Pubdate: Fri, 07 Feb 2014
Source: Guardian, The (UK)
Copyright: 2014 Guardian News and Media Limited
Author: Russell Brand
Note: Russell Brand is a comedian and actor


The Great Actor Was an Addict. and Thanks to the Extremely Stupid 
Policy of Prohibition, His Death Was Inevitable

Philip Seymour Hoffman's death was not on the bill. If it'd been the 
sacrifice of Miley Cyrus or Justin Bieber, that we are invited to 
anticipate daily, we could delight in the Faustian justice of the 
righteous dispatch of a fast-living, sequin-spattered denizen of 
eMpTyV. We are tacitly instructed to await their demise with 
necrophilic sanctimony. When the end comes, they screech on Fox and 
TMZ, it will be deserved. The Mail provokes indignation, luridly 
baiting us with the sidebar that scrolls from the headline down to hell.

But Philip Seymour Hoffman? A middle-aged man, a credible and 
decorated actor, the industrious and unglamorous artisan of Broadway 
and serious cinema? The disease of addiction recognises none of these 
distinctions. Whilst routinely described as tragic, Hoffman's death 
is insufficiently sad to be left un-supplemented in the mandatory 
posthumous scramble for salacious garnish; we will now be subjected 
to mourn-ography posing as analysis. I can assure you that there is 
no as yet undiscovered riddle in his domestic life or sex life, the 
man was a drug addict and his death inevitable.

A troubling component of this sad loss is the complete absence of 
hedonism. Like a lot of drug addicts, probably most, who "go over", 
Hoffman was alone when he died. This is an inescapably bleak 
circumstance. When we reflect on Bieber's Louis Vuitton embossed, 
Lamborghini cortege it is easy to equate addiction with indulgence 
and immorality. The great actor dying alone denies us this required 
narrative prang.

The reason I am so non-judgmental of Hoffman or Bieber and so 
condemnatory of the pop cultural tinsel that adorns the reporting 
around them is that I am a drug addict in recovery, so like any drug 
addict I know exactly how Hoffman felt when he "went back out". In 
spite of his life seeming superficially great, in spite of all the 
praise and accolades, in spite of all the loving friends and family, 
there is a predominant voice in the mind of an addict that supersedes 
all reason and that voice wants you dead. This voice is the 
unrelenting echo of an unfulfillable void.

Addiction is a mental illness around which there is a great deal of 
confusion, which is hugely exacerbated by the laws that criminalise 
drug addicts.

If drugs are illegal people who use drugs are criminals. We have set 
our moral compass on this erroneous premise, and we have strayed so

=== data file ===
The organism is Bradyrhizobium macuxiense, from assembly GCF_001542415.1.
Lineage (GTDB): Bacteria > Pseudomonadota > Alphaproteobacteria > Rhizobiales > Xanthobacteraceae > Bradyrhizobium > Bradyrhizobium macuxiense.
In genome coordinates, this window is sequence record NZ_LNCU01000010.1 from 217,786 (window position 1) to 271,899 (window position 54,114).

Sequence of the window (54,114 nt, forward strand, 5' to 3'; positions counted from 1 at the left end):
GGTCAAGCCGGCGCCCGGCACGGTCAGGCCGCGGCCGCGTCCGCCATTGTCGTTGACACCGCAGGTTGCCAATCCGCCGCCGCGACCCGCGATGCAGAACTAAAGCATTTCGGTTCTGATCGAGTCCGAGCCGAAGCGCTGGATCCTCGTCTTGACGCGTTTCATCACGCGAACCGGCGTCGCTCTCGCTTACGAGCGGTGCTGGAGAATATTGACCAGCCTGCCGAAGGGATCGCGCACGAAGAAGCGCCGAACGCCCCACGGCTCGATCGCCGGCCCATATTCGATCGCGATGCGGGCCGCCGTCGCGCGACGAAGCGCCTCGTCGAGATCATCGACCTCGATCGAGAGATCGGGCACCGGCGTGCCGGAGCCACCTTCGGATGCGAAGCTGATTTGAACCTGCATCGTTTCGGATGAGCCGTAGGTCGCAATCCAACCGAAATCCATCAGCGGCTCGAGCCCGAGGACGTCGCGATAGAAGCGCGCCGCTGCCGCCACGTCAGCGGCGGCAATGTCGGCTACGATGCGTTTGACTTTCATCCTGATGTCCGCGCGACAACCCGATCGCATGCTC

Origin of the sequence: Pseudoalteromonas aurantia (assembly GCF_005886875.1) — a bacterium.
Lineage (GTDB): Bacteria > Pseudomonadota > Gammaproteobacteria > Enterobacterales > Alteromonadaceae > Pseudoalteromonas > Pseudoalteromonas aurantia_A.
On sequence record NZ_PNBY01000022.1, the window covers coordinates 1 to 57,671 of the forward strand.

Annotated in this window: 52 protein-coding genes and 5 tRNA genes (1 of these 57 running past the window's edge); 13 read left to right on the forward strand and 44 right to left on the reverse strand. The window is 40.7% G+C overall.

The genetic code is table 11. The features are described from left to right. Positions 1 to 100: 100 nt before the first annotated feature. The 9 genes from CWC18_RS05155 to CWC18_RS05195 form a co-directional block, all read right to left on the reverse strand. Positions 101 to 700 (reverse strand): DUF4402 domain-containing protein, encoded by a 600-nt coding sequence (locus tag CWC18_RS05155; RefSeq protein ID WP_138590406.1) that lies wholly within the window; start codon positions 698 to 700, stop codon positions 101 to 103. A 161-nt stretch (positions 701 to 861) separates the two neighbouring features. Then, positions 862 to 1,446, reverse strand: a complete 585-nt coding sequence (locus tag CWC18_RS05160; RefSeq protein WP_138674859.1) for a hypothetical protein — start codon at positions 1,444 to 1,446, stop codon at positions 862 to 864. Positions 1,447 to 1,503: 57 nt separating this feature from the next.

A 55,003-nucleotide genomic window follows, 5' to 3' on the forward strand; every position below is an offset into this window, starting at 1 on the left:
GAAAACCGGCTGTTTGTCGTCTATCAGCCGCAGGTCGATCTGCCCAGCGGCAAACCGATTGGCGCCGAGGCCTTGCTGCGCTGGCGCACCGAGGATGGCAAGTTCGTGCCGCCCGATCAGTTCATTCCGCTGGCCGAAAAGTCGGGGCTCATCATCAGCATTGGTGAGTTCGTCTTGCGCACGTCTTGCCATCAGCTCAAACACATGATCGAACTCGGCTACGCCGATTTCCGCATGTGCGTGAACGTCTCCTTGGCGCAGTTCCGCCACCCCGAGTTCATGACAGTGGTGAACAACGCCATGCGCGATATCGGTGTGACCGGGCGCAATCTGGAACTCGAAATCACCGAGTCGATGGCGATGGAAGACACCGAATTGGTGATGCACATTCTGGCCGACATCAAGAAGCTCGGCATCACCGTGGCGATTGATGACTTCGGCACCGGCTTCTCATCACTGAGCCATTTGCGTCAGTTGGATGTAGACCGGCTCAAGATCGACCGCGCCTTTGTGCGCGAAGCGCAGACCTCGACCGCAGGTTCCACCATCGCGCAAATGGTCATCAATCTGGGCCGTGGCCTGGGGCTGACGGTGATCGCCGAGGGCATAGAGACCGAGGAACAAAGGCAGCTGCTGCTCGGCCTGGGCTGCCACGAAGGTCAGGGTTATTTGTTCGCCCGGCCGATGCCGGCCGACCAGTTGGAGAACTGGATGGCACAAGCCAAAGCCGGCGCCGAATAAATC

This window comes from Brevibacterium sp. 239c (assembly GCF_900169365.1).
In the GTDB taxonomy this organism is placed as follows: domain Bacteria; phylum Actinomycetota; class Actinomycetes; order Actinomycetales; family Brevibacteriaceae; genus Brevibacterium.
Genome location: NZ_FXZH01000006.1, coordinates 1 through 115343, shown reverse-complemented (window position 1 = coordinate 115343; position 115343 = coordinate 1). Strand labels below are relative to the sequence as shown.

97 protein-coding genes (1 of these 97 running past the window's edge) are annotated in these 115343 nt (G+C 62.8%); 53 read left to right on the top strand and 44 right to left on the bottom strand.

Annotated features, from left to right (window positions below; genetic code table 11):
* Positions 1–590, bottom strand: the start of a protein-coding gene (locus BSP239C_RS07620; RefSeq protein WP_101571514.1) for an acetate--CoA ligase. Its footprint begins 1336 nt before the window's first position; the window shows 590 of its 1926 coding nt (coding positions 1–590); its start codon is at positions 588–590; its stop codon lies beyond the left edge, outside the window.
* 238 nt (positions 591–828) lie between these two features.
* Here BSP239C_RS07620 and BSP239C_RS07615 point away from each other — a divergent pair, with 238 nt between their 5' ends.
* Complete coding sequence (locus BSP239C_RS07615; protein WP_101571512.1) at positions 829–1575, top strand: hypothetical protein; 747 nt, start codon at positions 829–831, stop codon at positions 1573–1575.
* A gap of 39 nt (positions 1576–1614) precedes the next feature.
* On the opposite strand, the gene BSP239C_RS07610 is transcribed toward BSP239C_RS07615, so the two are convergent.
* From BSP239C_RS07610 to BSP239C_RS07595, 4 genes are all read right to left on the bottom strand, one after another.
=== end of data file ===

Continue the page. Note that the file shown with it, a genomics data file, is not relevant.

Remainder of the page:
far off course that the landscape we now inhabit provides us with no 
solutions and greatly increases the problem.

This is an important moment in history; we know that prohibition does 
not work. We know that the people who devise drug laws are out of 
touch and have no idea how to reach a solution. Do they even have the 
inclination? The fact is their methods are so gallingly ineffective 
that it is difficult not to deduce that they are deliberately 
creating the worst imaginable circumstances to maximise the harm 
caused by substance misuse.

People are going to use drugs; no self-respecting drug addict is even 
remotely deterred by prohibition. What prohibition achieves is an 
unregulated, criminal-controlled, sprawling, global mob-economy, 
where drug users, their families and society are all exposed to the 
worst conceivable version of this regrettably unavoidable problem.

Countries like Portugal and Switzerland that have introduced 
progressive and tolerant drug laws have seen crime plummet and 
drugrelated deaths significantly reduced. We know this. We know this 
system doesn't work  and yet we prop it up with ignorance and 
indifference. Why? Wisdom is acting on knowledge. Now we are aware 
that our drug laws aren't working and that alternatives are yielding 
positive results, why are we not acting? Tradition? Prejudice? 
Extreme stupidity? The answer is all three. Change is hard, apathy is 
easy, tradition is the narcotic of our rulers. The people who are 
most severely affected by drug prohibition are dispensable, 
politically irrelevant people. Poor people. Addiction affects all of 
us but the poorest pay the biggest price.

Philip Seymour Hoffman's death is a reminder, though, that addiction 
is indiscriminate. That it is sad, irrational and hard to understand. 
What it also clearly demonstrates is that we are a culture that does 
not know how to treat its addicts. Would Hoffman have died if this 
disease were not so enmeshed in stigma? If we weren't invited to 
believe that people who suffer from addiction deserve to suffer? 
Would he have OD'd if drugs were regulated, controlled and 
professionally administered? Most importantly, if we insisted as a 
society that what is required for people who suffer from this 
condition is an environment of support, tolerance and understanding?

The troubling message behind Philip Seymour Hoffman's death, which we 
all feel without articulating, is that it was unnecessary and we know 
that something could be done. We also know what that something is and 
yet, for some traditional, prejudicial, stupid reason we don't do it.

Caroline Lucas, the Green MP for Brighton, is petitioning for an 
inquiry into UK drug laws (at sign it .
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MAP posted-by: Jay Bergstrom